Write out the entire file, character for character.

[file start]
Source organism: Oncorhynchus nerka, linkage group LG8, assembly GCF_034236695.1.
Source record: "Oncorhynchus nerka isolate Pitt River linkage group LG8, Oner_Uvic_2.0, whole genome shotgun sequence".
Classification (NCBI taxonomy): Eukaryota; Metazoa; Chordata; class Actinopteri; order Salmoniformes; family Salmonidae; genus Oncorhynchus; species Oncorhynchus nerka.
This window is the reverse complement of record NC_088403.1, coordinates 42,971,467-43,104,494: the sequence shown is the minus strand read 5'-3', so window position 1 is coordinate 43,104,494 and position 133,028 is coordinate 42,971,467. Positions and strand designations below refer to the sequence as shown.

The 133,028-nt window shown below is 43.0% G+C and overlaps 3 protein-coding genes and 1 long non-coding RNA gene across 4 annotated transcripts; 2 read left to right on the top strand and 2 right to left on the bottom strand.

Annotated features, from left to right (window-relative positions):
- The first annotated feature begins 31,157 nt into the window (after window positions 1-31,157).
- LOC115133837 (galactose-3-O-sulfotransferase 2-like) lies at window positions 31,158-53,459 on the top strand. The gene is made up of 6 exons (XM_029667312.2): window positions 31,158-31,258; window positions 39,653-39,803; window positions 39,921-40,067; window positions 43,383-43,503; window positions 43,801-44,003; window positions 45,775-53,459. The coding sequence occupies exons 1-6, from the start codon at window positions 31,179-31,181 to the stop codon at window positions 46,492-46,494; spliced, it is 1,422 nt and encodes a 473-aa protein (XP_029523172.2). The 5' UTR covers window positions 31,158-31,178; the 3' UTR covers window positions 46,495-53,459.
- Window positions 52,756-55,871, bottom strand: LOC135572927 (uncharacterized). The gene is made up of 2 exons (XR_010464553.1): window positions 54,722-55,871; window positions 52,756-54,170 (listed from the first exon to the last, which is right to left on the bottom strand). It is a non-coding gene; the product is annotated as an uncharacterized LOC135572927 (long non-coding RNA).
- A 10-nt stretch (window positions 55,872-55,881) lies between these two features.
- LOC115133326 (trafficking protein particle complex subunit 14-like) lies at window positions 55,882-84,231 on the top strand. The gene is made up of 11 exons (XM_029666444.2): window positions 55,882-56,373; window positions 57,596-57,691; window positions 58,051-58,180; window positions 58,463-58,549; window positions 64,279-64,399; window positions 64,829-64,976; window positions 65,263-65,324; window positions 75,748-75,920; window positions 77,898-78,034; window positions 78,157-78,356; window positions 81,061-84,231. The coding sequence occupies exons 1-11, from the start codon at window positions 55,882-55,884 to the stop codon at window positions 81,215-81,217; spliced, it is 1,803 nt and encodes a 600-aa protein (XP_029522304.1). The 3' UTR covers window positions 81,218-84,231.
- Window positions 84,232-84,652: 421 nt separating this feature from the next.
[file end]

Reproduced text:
Source organism: Oncorhynchus nerka, linkage group LG8, assembly GCF_034236695.1.
Source record: "Oncorhynchus nerka isolate Pitt River linkage group LG8, Oner_Uvic_2.0, whole genome shotgun sequence".
Classification (NCBI taxonomy): Eukaryota; Metazoa; Chordata; class Actinopteri; order Salmoniformes; family Salmonidae; genus Oncorhynchus; species Oncorhynchus nerka.
This window is the reverse complement of record NC_088403.1, coordinates 42,971,467-43,104,494: the sequence shown is the minus strand read 5'-3', so window position 1 is coordinate 43,104,494 and position 133,028 is coordinate 42,971,467. Positions and strand designations below refer to the sequence as shown.

The 133,028-nt window shown below is 43.0% G+C and overlaps 3 protein-coding genes and 1 long non-coding RNA gene across 4 annotated transcripts; 2 read left to right on the top strand and 2 right to left on the bottom strand.

Annotated features, from left to right (window-relative positions):
- The first annotated feature begins 31,157 nt into the window (after window positions 1-31,157).
- LOC115133837 (galactose-3-O-sulfotransferase 2-like) lies at window positions 31,158-53,459 on the top strand. The gene is made up of 6 exons (XM_029667312.2): window positions 31,158-31,258; window positions 39,653-39,803; window positions 39,921-40,067; window positions 43,383-43,503; window positions 43,801-44,003; window positions 45,775-53,459. The coding sequence occupies exons 1-6, from the start codon at window positions 31,179-31,181 to the stop codon at window positions 46,492-46,494; spliced, it is 1,422 nt and encodes a 473-aa protein (XP_029523172.2). The 5' UTR covers window positions 31,158-31,178; the 3' UTR covers window positions 46,495-53,459.
- Window positions 52,756-55,871, bottom strand: LOC135572927 (uncharacterized). The gene is made up of 2 exons (XR_010464553.1): window positions 54,722-55,871; window positions 52,756-54,170 (listed from the first exon to the last, which is right to left on the bottom strand). It is a non-coding gene; the product is annotated as an uncharacterized LOC135572927 (long non-coding RNA).
- A 10-nt stretch (window positions 55,872-55,881) lies between these two features.
- LOC115133326 (trafficking protein particle complex subunit 14-like) lies at window positions 55,882-84,231 on the top strand. The gene is made up of 11 exons (XM_029666444.2): window positions 55,882-56,373; window positions 57,596-57,691; window positions 58,051-58,180; window positions 58,463-58,549; window positions 64,279-64,399; window positions 64,829-64,976; window positions 65,263-65,324; window positions 75,748-75,920; window positions 77,898-78,034; window positions 78,157-78,356; window positions 81,061-84,231. The coding sequence occupies exons 1-11, from the start codon at window positions 55,882-55,884 to the stop codon at window positions 81,215-81,217; spliced, it is 1,803 nt and encodes a 600-aa protein (XP_029522304.1). The 3' UTR covers window positions 81,218-84,231.
- Window positions 84,232-84,652: 421 nt separating this feature from the next.